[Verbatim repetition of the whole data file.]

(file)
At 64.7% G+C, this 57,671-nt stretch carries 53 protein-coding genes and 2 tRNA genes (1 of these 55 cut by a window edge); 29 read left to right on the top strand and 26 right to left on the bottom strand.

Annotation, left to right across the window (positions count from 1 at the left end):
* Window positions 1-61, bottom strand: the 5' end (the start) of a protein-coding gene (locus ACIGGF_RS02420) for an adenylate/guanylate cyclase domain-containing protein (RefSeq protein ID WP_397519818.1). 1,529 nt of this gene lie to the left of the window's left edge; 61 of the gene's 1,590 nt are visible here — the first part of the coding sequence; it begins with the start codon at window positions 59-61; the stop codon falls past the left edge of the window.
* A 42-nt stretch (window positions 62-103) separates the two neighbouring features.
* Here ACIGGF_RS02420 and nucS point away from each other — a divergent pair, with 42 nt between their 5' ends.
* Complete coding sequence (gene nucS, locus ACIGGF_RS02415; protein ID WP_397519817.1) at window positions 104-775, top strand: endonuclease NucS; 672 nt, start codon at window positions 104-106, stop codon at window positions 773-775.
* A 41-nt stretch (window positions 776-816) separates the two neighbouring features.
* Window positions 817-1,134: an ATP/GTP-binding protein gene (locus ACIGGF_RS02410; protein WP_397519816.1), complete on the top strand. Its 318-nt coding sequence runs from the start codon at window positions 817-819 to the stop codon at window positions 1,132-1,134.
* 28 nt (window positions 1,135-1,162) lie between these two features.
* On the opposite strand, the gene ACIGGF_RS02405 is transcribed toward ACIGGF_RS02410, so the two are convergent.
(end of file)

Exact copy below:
At 64.7% G+C, this 57,671-nt stretch carries 53 protein-coding genes and 2 tRNA genes (1 of these 55 cut by a window edge); 29 read left to right on the top strand and 26 right to left on the bottom strand.

Annotation, left to right across the window (positions count from 1 at the left end):
* Window positions 1-61, bottom strand: the 5' end (the start) of a protein-coding gene (locus ACIGGF_RS02420) for an adenylate/guanylate cyclase domain-containing protein (RefSeq protein ID WP_397519818.1). 1,529 nt of this gene lie to the left of the window's left edge; 61 of the gene's 1,590 nt are visible here — the first part of the coding sequence; it begins with the start codon at window positions 59-61; the stop codon falls past the left edge of the window.
* A 42-nt stretch (window positions 62-103) separates the two neighbouring features.
* Here ACIGGF_RS02420 and nucS point away from each other — a divergent pair, with 42 nt between their 5' ends.
* Complete coding sequence (gene nucS, locus ACIGGF_RS02415; protein ID WP_397519817.1) at window positions 104-775, top strand: endonuclease NucS; 672 nt, start codon at window positions 104-106, stop codon at window positions 773-775.
* A 41-nt stretch (window positions 776-816) separates the two neighbouring features.
* Window positions 817-1,134: an ATP/GTP-binding protein gene (locus ACIGGF_RS02410; protein WP_397519816.1), complete on the top strand. Its 318-nt coding sequence runs from the start codon at window positions 817-819 to the stop codon at window positions 1,132-1,134.
* 28 nt (window positions 1,135-1,162) lie between these two features.
* On the opposite strand, the gene ACIGGF_RS02405 is transcribed toward ACIGGF_RS02410, so the two are convergent.